Within each of our cells are many tiny biochemical power plants that convert chemicals from basic fuel molecule used by your cells to provide energy for life.
The human body consists of 30-40 trillion cells. Cells are the building blocks of the human body. Mitochondria are tiny biochemical power plants, like the hydro-electric power plant that gives us energy. They live within our cells and convert chemicals from foods to ATP (see below), the basic fuel molecule, used by our cells to provide energy to keep us alive.
Meiteis of Manipur have many philosophical insight. By insight I mean, Meiteis have thoughtful knowledge that connects to other parts of their existence. Ancient Meiteis had more than one soul. They had five souls representing the elements in nature like fire, and an extra soul represented by their shadow (MÍ in Manipuri). I don’t know if these 5 elements are the same as a the Vedic Punch Bhuta or the Chinese and the Japanese 5 elements. When I was a little boy, they used to say that when a person dies its ‘mi’ also comes out. And dead people never cast shadows. Probably because they had never seen a dead person standing against the sun.
I take immense delight in this graceful poetic expression of a Meitei youth’s sincere and undivided love for his sweetheart : Katchare thawai mangamak,/miga thana taruk mak/ pamubagee choronda;/ loubiyu tattana… (I) relinquish my five souls, altogether six with my shadow, at your babylicious feet; please accept with abandon…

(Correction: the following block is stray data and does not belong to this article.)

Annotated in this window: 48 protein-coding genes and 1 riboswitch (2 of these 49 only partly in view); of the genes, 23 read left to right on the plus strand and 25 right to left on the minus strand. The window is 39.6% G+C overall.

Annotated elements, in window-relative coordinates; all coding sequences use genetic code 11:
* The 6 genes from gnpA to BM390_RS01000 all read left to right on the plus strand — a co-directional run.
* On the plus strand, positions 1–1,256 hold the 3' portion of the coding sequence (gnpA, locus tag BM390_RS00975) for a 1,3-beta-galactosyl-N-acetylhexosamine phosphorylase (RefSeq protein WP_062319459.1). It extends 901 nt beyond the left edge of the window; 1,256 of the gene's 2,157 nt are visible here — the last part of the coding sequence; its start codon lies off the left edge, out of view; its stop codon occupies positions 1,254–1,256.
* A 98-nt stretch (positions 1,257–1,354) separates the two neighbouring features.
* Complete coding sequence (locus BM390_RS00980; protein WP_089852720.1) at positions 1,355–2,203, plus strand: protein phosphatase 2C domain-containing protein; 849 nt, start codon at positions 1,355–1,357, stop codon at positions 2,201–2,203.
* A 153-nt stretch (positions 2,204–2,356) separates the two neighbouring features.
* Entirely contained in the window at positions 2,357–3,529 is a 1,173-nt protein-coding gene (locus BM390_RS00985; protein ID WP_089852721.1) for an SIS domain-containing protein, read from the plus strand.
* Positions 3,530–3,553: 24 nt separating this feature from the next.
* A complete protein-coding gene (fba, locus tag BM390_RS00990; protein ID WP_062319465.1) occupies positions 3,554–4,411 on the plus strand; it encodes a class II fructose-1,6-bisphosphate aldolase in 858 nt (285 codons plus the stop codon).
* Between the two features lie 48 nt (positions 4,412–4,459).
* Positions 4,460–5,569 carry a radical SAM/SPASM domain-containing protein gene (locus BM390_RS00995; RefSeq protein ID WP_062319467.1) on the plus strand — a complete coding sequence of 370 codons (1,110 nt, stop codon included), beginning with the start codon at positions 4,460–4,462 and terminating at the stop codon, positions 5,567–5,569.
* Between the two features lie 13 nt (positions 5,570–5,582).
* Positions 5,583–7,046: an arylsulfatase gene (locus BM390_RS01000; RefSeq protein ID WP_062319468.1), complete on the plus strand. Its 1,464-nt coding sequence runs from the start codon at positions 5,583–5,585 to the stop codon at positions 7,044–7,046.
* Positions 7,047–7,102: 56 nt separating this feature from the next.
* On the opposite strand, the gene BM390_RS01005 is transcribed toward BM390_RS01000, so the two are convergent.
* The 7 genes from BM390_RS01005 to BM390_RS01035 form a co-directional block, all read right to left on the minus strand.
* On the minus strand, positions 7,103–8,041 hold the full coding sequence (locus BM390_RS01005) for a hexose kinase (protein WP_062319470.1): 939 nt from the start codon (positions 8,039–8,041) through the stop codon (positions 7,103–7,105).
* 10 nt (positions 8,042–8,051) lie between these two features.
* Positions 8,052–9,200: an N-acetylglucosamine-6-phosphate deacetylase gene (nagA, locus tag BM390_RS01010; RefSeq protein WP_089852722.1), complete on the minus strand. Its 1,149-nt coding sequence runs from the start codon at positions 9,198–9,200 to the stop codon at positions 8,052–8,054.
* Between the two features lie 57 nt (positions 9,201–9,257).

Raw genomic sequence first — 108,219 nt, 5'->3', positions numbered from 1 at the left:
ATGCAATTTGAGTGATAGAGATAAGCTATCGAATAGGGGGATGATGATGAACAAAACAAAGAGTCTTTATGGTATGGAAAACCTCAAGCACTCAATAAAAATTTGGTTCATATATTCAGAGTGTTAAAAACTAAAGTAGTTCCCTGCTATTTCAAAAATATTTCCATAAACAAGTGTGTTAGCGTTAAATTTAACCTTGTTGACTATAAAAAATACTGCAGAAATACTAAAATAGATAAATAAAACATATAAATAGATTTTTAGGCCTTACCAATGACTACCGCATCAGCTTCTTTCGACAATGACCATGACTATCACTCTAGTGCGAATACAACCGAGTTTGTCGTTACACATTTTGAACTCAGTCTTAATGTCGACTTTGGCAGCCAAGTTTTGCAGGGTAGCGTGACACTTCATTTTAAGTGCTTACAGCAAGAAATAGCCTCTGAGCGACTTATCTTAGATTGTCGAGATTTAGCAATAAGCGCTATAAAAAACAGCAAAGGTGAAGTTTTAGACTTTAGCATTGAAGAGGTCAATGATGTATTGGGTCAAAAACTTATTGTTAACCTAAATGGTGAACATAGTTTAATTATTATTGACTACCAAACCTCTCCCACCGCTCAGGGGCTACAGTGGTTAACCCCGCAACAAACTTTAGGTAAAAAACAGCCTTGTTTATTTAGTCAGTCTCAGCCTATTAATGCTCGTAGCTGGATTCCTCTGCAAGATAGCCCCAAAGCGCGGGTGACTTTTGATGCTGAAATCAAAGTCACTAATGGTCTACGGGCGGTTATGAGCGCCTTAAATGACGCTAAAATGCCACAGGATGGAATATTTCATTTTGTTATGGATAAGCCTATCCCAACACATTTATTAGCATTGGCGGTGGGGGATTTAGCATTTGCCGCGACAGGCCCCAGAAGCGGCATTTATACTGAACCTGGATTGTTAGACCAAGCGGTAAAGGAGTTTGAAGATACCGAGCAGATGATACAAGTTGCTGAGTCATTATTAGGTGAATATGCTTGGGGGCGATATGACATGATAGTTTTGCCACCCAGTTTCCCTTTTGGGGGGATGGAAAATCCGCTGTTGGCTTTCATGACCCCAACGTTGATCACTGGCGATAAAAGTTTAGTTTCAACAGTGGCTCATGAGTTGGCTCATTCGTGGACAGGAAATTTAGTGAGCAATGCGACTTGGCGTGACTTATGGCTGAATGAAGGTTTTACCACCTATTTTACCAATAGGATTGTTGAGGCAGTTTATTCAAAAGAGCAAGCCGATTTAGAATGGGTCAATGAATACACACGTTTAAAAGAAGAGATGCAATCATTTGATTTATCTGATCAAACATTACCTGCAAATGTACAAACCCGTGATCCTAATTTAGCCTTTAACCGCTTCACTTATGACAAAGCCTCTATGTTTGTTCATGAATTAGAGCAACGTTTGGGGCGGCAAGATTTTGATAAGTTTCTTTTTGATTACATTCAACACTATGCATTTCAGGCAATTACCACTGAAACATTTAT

Though the articulation is frolicsome and amusing, it’s a blistering lyrical statement of intent, offering all of his six souls ie life to her. He’s giving away all the powerhouses that give him life. Scientifically speaking, these mitochondria like the soul, work for the entire person. As the Bible says, the soul can work, crave food, eat, obey laws, and touch the dead body. Those activities involve the entire person (Leviticus 5:2; 7:20; 23:30).
Science, that has been struggling to find the dividing line between life and death over the past century, is now coming closure. In ancient times, Aristotle and other Greek philosophers, and in modern times, great thinkers like Descartes and Kant had tried and failed to rationalise the origin of life. Presently, mitochondria may turn out to be the heart of the matter between the non-living and living, and in discovering what sparked the first life on Earth, 2 billion years ago.
Mitochondria in animals including humans, and chloroplasts (another form of mitochondria) in plants and algae, are the “powerhouses” in cells. They give life to animals and plants. They live in our body cells except in red blood cells, as cylindrical bodies in an independent world of their own, with their own genetic materials (genome) and lineage. The name ‘mitochondria’ was coined by Carl Benda in 1898. It comes from the early days of cell biology when researchers used to tease them from cells using fine needles. Greek ‘mitos’ meaning thread, and ‘chondrion’ meaning a grain.